Hello and thanks for researching this interesting question! This topic is actually the subject of many weeks of university study, so you would have to investigate books about comparative physiology in order to delve very deeply.
We cannot really separate an animal's brain evolution from its body evolution...the canine brain would not be able to distinguish so many odors if the canine nose were not constructed with so many more receptors than the human nose.
Dogs might have evolved to rely on their eyesight more if their eyes had evolved to be able to distinguish between colors and shades of colors. The sight centers in the canine brain are limited in part by the limitations in canine eye physiology.
Both the brain and body evolve (develop and change over time) together...changes that are advantageous (make an animal more successful) can be passed down to offspring through the genes. Changes that are disadvantageous eventually meet limitations, or even become extinct as time passes.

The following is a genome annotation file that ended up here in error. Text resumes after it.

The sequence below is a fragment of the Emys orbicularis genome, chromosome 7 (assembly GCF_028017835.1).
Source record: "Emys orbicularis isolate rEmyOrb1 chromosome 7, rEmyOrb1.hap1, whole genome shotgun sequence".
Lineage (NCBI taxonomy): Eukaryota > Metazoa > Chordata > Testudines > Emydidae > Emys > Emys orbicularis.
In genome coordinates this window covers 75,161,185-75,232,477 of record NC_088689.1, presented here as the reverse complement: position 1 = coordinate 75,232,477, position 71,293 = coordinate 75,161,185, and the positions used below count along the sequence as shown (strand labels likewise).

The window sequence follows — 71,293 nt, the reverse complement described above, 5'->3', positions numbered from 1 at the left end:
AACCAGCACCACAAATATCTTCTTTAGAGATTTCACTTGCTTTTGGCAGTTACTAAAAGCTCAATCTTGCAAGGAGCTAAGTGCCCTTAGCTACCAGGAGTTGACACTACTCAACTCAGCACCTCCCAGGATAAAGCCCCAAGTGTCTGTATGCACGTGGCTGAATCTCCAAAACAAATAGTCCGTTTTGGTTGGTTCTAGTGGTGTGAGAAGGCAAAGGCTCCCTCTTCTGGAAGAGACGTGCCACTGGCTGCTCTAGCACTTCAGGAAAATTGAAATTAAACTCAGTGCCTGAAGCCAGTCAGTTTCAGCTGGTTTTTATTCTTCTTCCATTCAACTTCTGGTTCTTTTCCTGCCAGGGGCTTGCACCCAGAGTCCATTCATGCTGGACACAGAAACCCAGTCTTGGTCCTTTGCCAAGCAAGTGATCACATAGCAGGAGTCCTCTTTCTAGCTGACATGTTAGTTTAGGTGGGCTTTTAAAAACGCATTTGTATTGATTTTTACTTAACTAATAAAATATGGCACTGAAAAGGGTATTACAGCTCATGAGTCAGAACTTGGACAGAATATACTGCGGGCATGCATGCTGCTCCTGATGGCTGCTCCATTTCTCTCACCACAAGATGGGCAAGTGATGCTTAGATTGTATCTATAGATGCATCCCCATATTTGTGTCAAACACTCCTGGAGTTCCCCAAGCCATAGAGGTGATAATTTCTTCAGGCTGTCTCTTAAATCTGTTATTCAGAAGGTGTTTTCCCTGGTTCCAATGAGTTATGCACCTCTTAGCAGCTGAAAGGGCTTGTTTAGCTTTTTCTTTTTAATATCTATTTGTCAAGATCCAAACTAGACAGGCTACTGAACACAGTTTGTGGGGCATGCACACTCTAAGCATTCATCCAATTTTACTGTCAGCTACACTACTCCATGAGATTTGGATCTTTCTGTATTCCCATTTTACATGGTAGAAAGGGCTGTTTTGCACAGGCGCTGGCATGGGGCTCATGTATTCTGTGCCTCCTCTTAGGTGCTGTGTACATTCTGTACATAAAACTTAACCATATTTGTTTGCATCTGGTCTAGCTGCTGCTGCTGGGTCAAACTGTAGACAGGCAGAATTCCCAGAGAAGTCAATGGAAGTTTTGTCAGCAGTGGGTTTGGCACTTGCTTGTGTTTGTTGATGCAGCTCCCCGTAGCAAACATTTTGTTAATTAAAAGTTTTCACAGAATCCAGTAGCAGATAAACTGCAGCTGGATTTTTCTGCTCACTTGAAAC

The human brain is much larger and heavier than the canine brain. The 'thinking' parts of the human brain account for this difference. Dogs do not think critically and are not able to always predict the outcomes of their actions. They do not mull over the past and do not think up elaborate plans for the future (although they do have memories that do affect their behaviors and they do have an ability to plan in the short term, "If I chase the rabbit I can catch it and eat it right now").
This is a good general outline of the issues you are investigating:Read Dog-Human Sense Comparisons by clicking here
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